In my environment (using a cable modem) I get between 22-24Mbps download througput with a 1Gb Ethernet connection. On a laptop using an Intel Centrino Ultimate-N 6300 card set to 5GHz priority I get 18-20Mbps download throughput with clear line-of-site across an average size living room (no walls) but much faster connectivity to other local devices on my LAN (true n speeds to hardwired devices, for example). With TEW-684UB at the same location, the 5GHz a/n mode will get me around 0.3-0.5Mbps download and on the regular single stream 2.4GHz g/n mode I get up to 2Mbps download throughput and similar uselessness on the LAN.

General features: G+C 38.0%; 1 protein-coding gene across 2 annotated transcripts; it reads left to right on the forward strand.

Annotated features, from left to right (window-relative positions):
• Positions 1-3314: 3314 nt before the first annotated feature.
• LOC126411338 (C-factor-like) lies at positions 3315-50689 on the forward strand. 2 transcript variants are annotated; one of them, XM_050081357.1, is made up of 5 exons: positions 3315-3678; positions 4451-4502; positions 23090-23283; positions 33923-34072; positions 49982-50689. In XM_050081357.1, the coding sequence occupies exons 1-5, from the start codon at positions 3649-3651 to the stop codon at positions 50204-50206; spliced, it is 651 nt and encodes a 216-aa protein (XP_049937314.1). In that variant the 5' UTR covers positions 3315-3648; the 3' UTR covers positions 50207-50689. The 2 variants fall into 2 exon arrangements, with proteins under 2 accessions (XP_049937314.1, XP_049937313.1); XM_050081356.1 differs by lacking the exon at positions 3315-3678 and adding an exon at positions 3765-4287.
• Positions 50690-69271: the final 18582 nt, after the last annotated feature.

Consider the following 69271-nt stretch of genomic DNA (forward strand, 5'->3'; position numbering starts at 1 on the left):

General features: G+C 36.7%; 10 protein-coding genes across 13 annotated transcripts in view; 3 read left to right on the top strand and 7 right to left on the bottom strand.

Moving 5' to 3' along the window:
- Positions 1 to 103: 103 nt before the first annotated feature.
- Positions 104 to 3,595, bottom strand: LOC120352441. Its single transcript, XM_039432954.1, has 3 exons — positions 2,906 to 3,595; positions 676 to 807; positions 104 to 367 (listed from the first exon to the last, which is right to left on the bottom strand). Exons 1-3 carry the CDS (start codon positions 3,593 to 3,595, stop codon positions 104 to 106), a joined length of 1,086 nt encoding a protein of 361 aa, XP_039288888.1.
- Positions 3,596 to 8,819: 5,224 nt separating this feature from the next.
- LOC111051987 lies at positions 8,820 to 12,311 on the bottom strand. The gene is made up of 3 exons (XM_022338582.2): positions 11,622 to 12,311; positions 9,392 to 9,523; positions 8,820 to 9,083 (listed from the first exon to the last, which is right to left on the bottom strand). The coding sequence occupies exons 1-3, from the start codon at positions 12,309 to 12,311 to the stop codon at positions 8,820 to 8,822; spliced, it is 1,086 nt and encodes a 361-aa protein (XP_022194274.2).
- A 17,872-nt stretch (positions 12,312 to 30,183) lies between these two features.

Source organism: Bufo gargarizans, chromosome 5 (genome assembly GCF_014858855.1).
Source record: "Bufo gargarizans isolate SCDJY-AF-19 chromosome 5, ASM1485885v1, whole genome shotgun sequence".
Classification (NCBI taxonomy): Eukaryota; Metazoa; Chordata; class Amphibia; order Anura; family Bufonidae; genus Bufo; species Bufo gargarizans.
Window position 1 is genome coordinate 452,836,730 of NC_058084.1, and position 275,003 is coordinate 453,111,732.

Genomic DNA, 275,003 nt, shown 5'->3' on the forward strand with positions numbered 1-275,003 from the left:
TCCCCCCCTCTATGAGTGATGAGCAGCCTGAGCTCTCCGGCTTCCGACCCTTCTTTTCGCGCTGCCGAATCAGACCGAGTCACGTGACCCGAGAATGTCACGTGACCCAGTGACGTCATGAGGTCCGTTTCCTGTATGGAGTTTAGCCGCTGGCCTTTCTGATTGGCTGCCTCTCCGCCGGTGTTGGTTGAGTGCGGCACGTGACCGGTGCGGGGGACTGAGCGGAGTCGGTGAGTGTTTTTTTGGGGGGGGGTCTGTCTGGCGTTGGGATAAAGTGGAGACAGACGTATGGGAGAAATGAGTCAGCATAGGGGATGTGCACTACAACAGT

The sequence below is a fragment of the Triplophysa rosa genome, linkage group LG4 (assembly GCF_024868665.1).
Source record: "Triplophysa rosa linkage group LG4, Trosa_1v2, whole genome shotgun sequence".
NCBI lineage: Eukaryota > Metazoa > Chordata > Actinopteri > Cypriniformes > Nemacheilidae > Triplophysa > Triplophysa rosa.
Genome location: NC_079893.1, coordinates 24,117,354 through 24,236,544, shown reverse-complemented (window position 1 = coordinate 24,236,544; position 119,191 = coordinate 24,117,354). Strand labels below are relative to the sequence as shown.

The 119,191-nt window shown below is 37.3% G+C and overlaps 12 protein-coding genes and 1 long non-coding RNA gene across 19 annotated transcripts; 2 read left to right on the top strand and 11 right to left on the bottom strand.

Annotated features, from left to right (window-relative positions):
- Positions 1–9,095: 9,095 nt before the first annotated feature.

And the adapter, though it has simultaneous radios, can't have the band to use be selected as a preference as with Intel. It will always default to 2.4Ghz when both radios are enabled. When you disable the 2.4Ghz radio in order to use the 5Ghz band you lose monitoring capability of the 2.4GHz band. Why have simultaneous radios if you can't have them both turned on? I will have to resort to multiple SSIDs to access the 5GHz band while the 2.4GHz band is on. I did find a more up-to-date driver and utility from Ralink, the manufacturer of the RT3573 chip used in the adapter (Trendnet just slaps their name on the driver and utility, they don't write anything themselves). They also had all the same shortcomings of the Trendnet provided driver and utility.